The meretricious relationship doctrine has received increased attention in recent years largely due to its application to same-sex couples' and the national debate on same-sex marriage. However, the importance of the doctrine, applicable also to heterosexual couples, extends beyond this recent focus. The number of unmarried, committed persons cohabitating has been increasing rapidly. Over eleven million people reported being unmarried but living with a partner in 2000, an increase of seventy-two percent since 1990. As the number of unmarried persons cohabitating increases, so will the importance of the doctrine. The meretricious relationship doctrine is a judicially-created equitable doctrine that allows unmarried committed persons who cohabitate to acquire an interest in property accumulated during the relationship, regardless of which partner holds legal title. Upon termination of the relationship, a court will apply this doctrine to divide the property equitably. This Article will illustrate that the meretricious relationship doctrine should be applied post mortem. Specifically, the meretricious relationship doctrine should apply (1) to the survivor of a meretricious relationship when the relationship terminates by the death of the other partner, (2) to the estates of the meretricious partners when both partners have died simultaneously, and (3) to the estate of a meretricious partner when the relationship terminates by that partner's death. The debate over whether the meretricious relationship doctrine should be applied post mortem centers on whether applying the doctrine post mortem will contravene Washington's intestacy laws, which do not provide any inheritance rights for unmarried cohabitants.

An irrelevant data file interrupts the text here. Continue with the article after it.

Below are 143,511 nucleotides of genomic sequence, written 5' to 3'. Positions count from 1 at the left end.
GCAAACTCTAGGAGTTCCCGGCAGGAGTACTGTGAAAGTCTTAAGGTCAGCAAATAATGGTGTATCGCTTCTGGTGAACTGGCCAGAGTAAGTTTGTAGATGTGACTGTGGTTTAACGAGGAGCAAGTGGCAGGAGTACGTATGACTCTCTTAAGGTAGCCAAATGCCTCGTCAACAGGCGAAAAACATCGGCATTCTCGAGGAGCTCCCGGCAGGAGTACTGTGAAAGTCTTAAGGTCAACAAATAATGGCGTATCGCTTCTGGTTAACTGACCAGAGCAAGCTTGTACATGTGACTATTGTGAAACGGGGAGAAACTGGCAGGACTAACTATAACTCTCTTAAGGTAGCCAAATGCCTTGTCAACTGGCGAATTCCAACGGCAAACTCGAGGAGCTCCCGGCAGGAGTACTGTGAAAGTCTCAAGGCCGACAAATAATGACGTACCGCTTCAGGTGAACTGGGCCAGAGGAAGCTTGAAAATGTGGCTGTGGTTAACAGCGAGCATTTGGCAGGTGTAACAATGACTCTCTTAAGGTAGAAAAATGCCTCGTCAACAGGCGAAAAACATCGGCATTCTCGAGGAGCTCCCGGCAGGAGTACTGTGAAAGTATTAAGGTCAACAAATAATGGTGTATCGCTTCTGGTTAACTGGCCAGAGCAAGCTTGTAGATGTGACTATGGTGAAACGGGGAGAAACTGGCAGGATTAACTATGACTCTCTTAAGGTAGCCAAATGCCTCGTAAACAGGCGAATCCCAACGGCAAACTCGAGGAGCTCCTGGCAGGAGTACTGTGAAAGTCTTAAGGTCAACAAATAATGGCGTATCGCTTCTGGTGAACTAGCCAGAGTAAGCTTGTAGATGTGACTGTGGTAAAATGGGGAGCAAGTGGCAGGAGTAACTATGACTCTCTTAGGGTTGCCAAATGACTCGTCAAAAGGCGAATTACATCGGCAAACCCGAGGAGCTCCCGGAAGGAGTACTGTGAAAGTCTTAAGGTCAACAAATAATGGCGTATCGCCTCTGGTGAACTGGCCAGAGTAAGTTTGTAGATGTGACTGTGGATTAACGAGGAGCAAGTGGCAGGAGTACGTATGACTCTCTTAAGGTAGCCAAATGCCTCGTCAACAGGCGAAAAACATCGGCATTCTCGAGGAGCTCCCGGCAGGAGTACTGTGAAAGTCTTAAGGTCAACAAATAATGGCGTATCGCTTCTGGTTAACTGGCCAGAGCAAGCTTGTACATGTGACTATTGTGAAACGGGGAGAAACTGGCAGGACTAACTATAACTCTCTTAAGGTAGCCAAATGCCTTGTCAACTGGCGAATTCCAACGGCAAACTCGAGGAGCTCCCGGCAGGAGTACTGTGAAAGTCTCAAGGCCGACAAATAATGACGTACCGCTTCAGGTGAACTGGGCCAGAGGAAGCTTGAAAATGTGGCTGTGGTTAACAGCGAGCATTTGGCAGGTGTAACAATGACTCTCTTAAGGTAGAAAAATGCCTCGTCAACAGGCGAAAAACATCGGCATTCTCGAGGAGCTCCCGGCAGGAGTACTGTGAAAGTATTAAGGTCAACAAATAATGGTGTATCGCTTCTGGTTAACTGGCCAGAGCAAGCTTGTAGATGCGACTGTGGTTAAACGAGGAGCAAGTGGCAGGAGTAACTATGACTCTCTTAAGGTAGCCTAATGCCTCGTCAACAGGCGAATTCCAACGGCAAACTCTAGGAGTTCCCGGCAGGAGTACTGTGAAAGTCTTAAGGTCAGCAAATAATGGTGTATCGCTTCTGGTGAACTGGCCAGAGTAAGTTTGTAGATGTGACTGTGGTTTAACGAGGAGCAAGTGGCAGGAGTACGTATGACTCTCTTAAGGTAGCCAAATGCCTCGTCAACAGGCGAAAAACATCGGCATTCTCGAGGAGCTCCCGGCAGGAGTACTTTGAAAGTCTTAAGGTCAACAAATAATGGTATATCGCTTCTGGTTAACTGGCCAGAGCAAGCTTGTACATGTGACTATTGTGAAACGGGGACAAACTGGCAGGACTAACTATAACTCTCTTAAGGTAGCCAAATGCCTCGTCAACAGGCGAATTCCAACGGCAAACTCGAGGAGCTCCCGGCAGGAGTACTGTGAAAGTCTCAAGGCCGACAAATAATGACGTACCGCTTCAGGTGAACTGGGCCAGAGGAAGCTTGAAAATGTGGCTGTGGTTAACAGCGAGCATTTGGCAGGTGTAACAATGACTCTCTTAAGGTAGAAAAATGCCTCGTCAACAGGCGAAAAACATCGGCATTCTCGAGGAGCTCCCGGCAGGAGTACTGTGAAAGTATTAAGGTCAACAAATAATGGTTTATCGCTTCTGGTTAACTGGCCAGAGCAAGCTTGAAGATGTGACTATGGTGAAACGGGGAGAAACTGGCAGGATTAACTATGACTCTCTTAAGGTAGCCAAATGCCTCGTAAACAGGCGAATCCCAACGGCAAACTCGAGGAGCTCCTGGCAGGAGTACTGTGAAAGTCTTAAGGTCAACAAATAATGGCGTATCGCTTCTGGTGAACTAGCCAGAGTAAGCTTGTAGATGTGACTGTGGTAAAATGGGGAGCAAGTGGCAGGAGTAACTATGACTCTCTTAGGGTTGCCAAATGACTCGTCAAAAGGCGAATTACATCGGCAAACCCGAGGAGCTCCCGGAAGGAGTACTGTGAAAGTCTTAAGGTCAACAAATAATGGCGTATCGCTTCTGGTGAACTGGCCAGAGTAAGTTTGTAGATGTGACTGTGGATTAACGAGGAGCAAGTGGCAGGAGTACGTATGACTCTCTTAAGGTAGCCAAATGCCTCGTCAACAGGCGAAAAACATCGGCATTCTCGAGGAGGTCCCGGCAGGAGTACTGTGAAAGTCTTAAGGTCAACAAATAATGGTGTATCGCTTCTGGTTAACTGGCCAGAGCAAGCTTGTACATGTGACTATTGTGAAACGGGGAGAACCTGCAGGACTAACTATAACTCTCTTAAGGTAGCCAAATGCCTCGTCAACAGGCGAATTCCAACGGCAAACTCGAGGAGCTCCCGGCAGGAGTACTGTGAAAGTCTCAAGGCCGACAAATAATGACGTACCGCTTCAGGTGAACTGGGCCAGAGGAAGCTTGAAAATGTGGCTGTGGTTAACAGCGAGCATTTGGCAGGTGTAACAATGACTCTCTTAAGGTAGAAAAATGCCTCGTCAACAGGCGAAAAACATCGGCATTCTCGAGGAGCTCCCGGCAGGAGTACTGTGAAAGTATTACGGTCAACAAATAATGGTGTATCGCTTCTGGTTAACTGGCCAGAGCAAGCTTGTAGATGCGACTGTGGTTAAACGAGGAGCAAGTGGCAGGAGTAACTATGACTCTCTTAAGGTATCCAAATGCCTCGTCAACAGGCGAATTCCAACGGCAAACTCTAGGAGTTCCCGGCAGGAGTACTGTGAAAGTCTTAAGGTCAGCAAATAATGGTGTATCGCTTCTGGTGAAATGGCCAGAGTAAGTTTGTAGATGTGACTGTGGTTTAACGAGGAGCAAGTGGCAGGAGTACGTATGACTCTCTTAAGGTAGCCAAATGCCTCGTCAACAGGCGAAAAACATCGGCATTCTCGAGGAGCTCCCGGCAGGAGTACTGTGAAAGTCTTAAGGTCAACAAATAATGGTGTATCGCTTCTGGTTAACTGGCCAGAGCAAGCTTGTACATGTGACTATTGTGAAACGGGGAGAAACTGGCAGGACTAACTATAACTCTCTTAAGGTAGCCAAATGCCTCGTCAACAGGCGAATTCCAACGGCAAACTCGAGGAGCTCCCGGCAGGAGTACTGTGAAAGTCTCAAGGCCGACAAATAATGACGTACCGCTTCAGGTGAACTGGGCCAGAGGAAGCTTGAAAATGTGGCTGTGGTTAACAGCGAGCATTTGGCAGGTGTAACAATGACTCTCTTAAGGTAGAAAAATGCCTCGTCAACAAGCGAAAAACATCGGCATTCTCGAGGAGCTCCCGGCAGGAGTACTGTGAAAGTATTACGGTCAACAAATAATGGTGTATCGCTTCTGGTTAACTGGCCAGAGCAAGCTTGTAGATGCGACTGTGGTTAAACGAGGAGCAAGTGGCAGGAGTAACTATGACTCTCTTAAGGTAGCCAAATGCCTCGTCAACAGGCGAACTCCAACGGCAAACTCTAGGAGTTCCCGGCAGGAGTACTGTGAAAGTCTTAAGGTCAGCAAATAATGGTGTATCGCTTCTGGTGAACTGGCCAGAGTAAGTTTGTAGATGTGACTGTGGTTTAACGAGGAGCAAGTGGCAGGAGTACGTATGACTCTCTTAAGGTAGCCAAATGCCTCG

John E. Wallace, The Afterlife of the Meretricious Relationship Doctrine: Applying the Doctrine Post Mortem, 29 SEATTLE U. L. REV. 243 (2005).
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